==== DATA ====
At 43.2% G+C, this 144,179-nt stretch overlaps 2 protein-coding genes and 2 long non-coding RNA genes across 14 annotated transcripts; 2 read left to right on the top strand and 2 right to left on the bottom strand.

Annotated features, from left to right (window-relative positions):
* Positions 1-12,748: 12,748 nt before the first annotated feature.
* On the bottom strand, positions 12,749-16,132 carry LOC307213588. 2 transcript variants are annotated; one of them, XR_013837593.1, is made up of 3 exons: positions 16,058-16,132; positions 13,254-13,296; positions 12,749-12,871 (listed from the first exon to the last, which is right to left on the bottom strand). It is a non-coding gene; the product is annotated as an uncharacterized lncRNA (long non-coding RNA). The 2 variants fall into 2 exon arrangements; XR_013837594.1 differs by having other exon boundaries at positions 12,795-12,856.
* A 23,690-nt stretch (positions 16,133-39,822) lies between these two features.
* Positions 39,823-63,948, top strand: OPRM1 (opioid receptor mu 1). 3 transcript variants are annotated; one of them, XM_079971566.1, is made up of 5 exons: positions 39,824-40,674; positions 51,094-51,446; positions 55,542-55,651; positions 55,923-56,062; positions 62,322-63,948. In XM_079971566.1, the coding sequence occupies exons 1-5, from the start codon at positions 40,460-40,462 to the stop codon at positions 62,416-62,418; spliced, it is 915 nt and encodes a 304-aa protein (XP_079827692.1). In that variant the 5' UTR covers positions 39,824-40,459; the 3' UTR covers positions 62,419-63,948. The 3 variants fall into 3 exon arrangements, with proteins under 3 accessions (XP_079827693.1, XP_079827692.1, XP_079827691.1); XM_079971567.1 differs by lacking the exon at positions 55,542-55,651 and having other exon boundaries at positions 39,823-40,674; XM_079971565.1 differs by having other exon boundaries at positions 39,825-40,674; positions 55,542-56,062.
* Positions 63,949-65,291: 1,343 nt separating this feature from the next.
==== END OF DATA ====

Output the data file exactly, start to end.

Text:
At 43.2% G+C, this 144,179-nt stretch overlaps 2 protein-coding genes and 2 long non-coding RNA genes across 14 annotated transcripts; 2 read left to right on the top strand and 2 right to left on the bottom strand.

Annotated features, from left to right (window-relative positions):
* Positions 1-12,748: 12,748 nt before the first annotated feature.
* On the bottom strand, positions 12,749-16,132 carry LOC307213588. 2 transcript variants are annotated; one of them, XR_013837593.1, is made up of 3 exons: positions 16,058-16,132; positions 13,254-13,296; positions 12,749-12,871 (listed from the first exon to the last, which is right to left on the bottom strand). It is a non-coding gene; the product is annotated as an uncharacterized lncRNA (long non-coding RNA). The 2 variants fall into 2 exon arrangements; XR_013837594.1 differs by having other exon boundaries at positions 12,795-12,856.
* A 23,690-nt stretch (positions 16,133-39,822) lies between these two features.
* Positions 39,823-63,948, top strand: OPRM1 (opioid receptor mu 1). 3 transcript variants are annotated; one of them, XM_079971566.1, is made up of 5 exons: positions 39,824-40,674; positions 51,094-51,446; positions 55,542-55,651; positions 55,923-56,062; positions 62,322-63,948. In XM_079971566.1, the coding sequence occupies exons 1-5, from the start codon at positions 40,460-40,462 to the stop codon at positions 62,416-62,418; spliced, it is 915 nt and encodes a 304-aa protein (XP_079827692.1). In that variant the 5' UTR covers positions 39,824-40,459; the 3' UTR covers positions 62,419-63,948. The 3 variants fall into 3 exon arrangements, with proteins under 3 accessions (XP_079827693.1, XP_079827692.1, XP_079827691.1); XM_079971567.1 differs by lacking the exon at positions 55,542-55,651 and having other exon boundaries at positions 39,823-40,674; XM_079971565.1 differs by having other exon boundaries at positions 39,825-40,674; positions 55,542-56,062.
* Positions 63,949-65,291: 1,343 nt separating this feature from the next.